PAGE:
Polycystic ovary syndrome (PCOS) is a challenging diagnosis for physicians to make. Its classification as a “syndrome” indicates that a constellation of symptoms may be observed, including acne, hirsutism, other signs of hyperandrogenism, amenorrhea, and infertility. Additionally, there is no single diagnostic test or algorithm that physicians use to assess patients. Recent consensus has formed around using the Rotterdam criteria to diagnose women with PCOS. The Rotterdam criteria require women to have two of the following symptoms to be diagnosed with PCOS: clinical or biochemical signs of androgen excess, ovulatory dysfunction, or polycystic ovaries. In addition, PCOS is a diagnosis of exclusion, which requires physicians to rule out common diseases that could present with similar symptoms. This list includes hypothyroidism, hyperprolactinemia, and non-classic congenital adrenal hyperplasia, and could extend to include Cushing’s syndrome, hypogonadotropic hypogonadism, or androgen-secreting tumors depending on the patient’s presentation.

The diagnosis can be especially complicated in adolescents or peri-menopausal/menopausal women. For adolescents, many PCOS symptoms may be routine during puberty (e.g. acne or irregular menstrual cycles), which makes distinguishing between pathological and normal processes complicated. This problem is further exacerbated by the fact that ovaries often display PCO morphology during pubertal development; therefore, ovarian imaging is not recommended for PCOS diagnosis in adolescents. Exceptions to the standard diagnostic criteria are also proposed for women nearing or after menopause. The 2018 International Evidence-based Guideline (https://www.monash.edu/medicine/sphpm/mchri/pcos/guideline) recommends considering historical, rather than current, oligo-ovulation status due to menstrual cycles becoming less regular in peri-menopausal women. The Guideline also suggests evaluating a woman’s history of PCO morphology or assessing ovarian morphology using age-specific criteria due to ovarian follicle numbers decreasing as women age.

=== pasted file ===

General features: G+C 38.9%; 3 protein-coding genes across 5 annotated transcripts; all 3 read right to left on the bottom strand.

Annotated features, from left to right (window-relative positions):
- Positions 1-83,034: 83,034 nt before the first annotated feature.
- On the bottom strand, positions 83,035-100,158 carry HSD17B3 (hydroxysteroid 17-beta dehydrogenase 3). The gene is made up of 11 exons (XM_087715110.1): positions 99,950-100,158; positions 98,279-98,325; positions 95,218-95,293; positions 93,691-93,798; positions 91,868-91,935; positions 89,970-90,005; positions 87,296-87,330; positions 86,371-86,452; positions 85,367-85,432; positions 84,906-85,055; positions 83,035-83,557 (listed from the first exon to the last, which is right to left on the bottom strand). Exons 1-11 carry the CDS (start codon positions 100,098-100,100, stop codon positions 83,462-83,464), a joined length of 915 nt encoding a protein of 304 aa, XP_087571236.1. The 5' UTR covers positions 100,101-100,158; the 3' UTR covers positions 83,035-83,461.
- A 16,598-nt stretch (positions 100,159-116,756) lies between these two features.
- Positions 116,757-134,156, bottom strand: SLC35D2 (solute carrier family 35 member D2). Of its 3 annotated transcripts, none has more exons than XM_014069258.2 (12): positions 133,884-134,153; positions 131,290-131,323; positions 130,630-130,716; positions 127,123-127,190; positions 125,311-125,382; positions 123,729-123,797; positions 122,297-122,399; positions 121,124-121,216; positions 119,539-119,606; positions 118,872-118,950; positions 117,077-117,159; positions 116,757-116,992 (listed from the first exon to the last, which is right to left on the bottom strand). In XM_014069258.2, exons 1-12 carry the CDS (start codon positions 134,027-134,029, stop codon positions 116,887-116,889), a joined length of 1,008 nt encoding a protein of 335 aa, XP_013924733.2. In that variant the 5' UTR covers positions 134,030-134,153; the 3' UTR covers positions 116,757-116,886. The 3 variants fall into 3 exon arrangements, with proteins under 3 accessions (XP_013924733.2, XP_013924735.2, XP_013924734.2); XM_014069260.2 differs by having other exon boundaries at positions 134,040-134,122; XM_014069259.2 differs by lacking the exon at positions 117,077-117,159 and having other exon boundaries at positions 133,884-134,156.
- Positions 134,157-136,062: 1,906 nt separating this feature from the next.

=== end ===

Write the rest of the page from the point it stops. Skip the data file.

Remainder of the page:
Given these challenges, research efforts have recently focused on determining whether there are biomarkers that could be useful in the diagnosis of PCOS. Anti-Müllerian hormone (AMH) has received considerable attention as a potential biomarker of PCOS since its concentrations are highly correlated with the number of ovarian follicles and may even be a suitable substitute for ovarian imaging. However, there are a number of limitations associated with the use of AMH for PCOS diagnosis. First, assays from different manufacturers have variable reactivity with the multiple forms of AMH present in circulation. Second, overlap exists between AMH concentrations measured in women with and without PCOS. Third, lack of a certified reference material, and therefore assay standardization, complicates selection of cut-off values. Finally, studies across broader cohorts of women, spanning both age and different ethnic groups, are critical if AMH is to be useful for PCOS diagnosis.

Early research has also identified several regulatory microRNAs that are elevated in women with PCOS. While many studies have employed follicular fluid, some have assessed microRNAs in serum, which would make them more useful for routine diagnosis. Some identified microRNAs are predicted to have effects on insulin or testosterone concentrations, which are dysregulated in women with PCOS. However, there is no consensus on potential diagnostic microRNAs at this point. Overall, further studies are required if either AMH or selected microRNAs would be added to the recommended diagnostic criteria for PCOS.


  1. Karakas, Sidika E. “New biomarkers for diagnosis and management of polycystic ovary syndrome,” Clinica Chimica Acta, 2017.
  2. Sørensen et al. “MicroRNAs related to androgen metabolism and polycystic ovary syndrome,” Chemico-Biological Interactions, 2016.